The cake picture is one of my favorites -- a birthday cake with a dead cow on it. I don't think I've ever heard the words "hey, mom, can I have a dead cow on my cake? Please? Pretty please?!"

(paytonsgrandma, there's a new cake idea for you!)
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Sep 2nd, 2009, 06:48 PM
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BeachGirl247 on Aug 26, 09 at 09:18 PM

Good morning! It's a sunny and smoggy day here in Xi'an. Our last. We have an excellent view from our 10th floor room. Below lots of small shops selling cold drinks, tea, mystery liquor, and a small food vendors that all look like amazing food.

One in particular has piqued our interest. They are open all night long with men playing card games, people wandering up and ordering her specialty is and wandering on to wherever they're going at 3:30am. It's quite interesting. We've found ourselves going to the window to check out what is going on whenever we are restless during the night. Very interesting.

**
I couldn't take just talking about it and we succumbed to our temptations and headed across the street. One of our breakfast items is a fried bread that has egg and scallions fried into it. Then they brush it with a brown runny, sauce (not spicy) and a red sauce (very spicy). Then topped with a green, leafy vegetable that I think is bok choy. Then they fold it over and voila! A chinese soft taco.

The Chinese doughnut/fried bread stick is so light and fluffy. He took out long, rectangular pieces of dough. Stretched them out and pounded with his fists. Then cut into small, short pieces maybe 4 inches long. Each one is then stretched and spun with his hands and tossed into the pot of hot grease where his wife tosses them to brown evenly.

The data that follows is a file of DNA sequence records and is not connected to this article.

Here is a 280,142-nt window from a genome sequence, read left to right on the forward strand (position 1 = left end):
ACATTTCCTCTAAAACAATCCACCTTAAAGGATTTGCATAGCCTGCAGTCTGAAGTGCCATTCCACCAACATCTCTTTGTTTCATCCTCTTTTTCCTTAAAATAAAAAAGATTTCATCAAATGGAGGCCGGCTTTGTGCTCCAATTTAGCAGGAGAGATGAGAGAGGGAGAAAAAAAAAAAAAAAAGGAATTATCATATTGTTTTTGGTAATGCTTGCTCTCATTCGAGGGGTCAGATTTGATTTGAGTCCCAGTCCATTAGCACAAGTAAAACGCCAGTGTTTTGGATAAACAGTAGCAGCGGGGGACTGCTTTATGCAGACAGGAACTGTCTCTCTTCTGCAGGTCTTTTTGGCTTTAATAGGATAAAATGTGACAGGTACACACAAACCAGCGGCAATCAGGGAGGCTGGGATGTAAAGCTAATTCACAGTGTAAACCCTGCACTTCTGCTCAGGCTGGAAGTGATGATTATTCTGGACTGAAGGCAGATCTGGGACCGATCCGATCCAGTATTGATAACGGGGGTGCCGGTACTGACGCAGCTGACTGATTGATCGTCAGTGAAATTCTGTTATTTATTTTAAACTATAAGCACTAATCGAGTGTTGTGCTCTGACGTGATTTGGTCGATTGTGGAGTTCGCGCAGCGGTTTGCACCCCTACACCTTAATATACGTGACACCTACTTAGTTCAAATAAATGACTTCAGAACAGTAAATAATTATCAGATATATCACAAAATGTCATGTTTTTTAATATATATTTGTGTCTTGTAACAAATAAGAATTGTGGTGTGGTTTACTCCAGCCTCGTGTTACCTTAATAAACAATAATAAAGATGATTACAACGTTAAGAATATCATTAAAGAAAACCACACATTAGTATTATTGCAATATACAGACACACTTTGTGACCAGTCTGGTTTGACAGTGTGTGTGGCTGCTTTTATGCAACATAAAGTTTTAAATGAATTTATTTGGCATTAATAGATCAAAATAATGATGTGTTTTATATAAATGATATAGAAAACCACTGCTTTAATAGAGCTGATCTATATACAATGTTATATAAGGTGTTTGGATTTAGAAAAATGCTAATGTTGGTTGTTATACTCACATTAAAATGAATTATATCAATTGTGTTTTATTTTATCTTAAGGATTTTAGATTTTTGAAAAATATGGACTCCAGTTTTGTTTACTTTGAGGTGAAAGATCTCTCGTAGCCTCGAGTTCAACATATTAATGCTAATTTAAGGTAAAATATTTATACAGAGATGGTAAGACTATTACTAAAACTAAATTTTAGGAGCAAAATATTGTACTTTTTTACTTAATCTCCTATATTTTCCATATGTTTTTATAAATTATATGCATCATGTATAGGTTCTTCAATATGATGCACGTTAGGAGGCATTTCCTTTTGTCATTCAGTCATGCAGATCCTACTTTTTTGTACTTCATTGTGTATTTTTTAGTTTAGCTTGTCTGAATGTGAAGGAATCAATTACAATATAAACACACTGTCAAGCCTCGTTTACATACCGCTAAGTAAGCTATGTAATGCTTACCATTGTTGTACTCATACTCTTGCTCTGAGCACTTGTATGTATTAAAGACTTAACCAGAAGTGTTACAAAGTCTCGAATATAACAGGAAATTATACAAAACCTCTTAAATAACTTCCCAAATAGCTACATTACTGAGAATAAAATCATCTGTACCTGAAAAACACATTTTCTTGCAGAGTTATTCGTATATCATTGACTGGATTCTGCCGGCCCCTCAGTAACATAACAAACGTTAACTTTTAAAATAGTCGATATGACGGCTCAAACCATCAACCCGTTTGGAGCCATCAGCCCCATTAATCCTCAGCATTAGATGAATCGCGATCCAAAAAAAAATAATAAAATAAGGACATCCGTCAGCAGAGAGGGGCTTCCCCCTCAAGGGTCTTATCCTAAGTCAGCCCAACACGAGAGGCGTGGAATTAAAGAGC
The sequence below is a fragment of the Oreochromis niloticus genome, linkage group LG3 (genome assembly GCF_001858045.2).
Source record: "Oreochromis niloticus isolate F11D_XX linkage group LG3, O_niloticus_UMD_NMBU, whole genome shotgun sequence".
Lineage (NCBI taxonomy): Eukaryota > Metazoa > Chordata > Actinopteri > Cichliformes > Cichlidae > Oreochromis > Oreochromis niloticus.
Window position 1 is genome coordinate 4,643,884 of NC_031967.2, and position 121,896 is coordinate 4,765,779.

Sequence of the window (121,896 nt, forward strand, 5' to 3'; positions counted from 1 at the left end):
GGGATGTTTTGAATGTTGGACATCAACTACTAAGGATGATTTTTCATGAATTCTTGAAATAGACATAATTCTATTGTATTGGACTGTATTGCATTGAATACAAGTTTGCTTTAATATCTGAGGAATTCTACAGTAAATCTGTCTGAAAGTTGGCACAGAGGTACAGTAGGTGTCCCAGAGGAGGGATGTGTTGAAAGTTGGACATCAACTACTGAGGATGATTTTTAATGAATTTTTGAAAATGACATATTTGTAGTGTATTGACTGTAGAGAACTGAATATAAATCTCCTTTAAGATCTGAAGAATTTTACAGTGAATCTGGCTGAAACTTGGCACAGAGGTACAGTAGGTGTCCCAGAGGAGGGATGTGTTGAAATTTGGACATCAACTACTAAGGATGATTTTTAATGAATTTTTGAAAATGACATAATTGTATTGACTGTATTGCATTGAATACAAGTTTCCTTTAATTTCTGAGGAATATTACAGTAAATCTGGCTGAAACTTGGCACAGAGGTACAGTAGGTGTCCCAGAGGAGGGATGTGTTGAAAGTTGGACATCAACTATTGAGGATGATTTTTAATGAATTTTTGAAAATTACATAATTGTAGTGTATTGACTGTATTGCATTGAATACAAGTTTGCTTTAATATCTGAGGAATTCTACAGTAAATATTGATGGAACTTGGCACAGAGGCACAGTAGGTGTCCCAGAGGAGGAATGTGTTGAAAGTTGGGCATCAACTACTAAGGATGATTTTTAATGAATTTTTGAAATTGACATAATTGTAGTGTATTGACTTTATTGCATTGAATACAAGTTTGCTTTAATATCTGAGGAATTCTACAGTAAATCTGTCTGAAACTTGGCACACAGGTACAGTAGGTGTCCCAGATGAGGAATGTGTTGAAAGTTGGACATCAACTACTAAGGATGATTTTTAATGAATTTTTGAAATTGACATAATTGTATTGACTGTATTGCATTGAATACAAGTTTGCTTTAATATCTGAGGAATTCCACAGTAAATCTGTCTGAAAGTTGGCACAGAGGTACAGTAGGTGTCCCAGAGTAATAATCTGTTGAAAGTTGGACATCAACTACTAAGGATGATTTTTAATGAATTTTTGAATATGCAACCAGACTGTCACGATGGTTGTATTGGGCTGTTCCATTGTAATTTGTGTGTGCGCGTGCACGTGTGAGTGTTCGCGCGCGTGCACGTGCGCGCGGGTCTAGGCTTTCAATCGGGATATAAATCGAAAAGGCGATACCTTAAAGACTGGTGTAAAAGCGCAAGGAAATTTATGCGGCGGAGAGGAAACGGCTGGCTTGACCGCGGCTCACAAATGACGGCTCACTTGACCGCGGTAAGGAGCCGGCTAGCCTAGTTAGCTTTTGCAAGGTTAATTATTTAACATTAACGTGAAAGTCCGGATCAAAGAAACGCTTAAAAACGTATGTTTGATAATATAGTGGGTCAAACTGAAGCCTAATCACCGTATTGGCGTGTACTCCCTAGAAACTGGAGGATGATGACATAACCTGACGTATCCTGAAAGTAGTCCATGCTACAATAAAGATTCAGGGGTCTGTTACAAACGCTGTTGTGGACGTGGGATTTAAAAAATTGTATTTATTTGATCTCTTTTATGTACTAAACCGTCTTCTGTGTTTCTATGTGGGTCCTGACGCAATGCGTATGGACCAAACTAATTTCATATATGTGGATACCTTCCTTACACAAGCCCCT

I saw people dipping them in something we think is soy milk. They are so light and fluffy and would be perfect with a cappuccino!

YUM! I didn't segregate pictures from this morning but they are the first ones. The others are from the Muslim Quarter food fest.

http://s974.photobucket.com/albums/a...irlTravelPics/

****
Next up, our visit yesterday to Terra Cotta Warriors. And, tonight, our overnight train from Xi'an to Beijing.
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Sep 2nd, 2009, 06:49 PM
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BeachGirl247 on Aug 27, 09 at 11:56 PM
Good Morning from beautiful Beijing!

Last night was our overnight train from Xi'an to Beijing. We booked the 2-berth deluxe sleeper, nicest cabin they have and worth every penny because THEY HAVE A BATHROOM! Muy importante. I don't consider myself a germaphobe. However, I don't like bathrooms that look worse than the ones found in Animal House either. My son's college apartment bath looked spotless compared to the one I had to use in the train station's soft sleeper lounge = VIP lounge. I may need to burn the rubber on the bottom of my shoes to disinfect them after standing in pools of pee. Anyhoo, didn't sleep much but the whole idea was to experience something different. I did. Ain't doing it again. Between the hoards of people cramming together at the train station, smoke, pee and more smoke and the pee bucket on the train, I'm done with China train travel.